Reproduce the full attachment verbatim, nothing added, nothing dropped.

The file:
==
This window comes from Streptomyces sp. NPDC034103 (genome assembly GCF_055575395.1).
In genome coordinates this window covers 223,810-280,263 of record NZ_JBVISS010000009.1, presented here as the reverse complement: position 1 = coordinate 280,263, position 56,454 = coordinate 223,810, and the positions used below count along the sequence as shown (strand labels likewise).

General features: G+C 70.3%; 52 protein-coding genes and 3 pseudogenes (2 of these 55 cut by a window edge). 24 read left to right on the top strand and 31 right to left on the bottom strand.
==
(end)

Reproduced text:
This window comes from Streptomyces sp. NPDC034103 (genome assembly GCF_055575395.1).
In genome coordinates this window covers 223,810-280,263 of record NZ_JBVISS010000009.1, presented here as the reverse complement: position 1 = coordinate 280,263, position 56,454 = coordinate 223,810, and the positions used below count along the sequence as shown (strand labels likewise).

General features: G+C 70.3%; 52 protein-coding genes and 3 pseudogenes (2 of these 55 cut by a window edge). 24 read left to right on the top strand and 31 right to left on the bottom strand.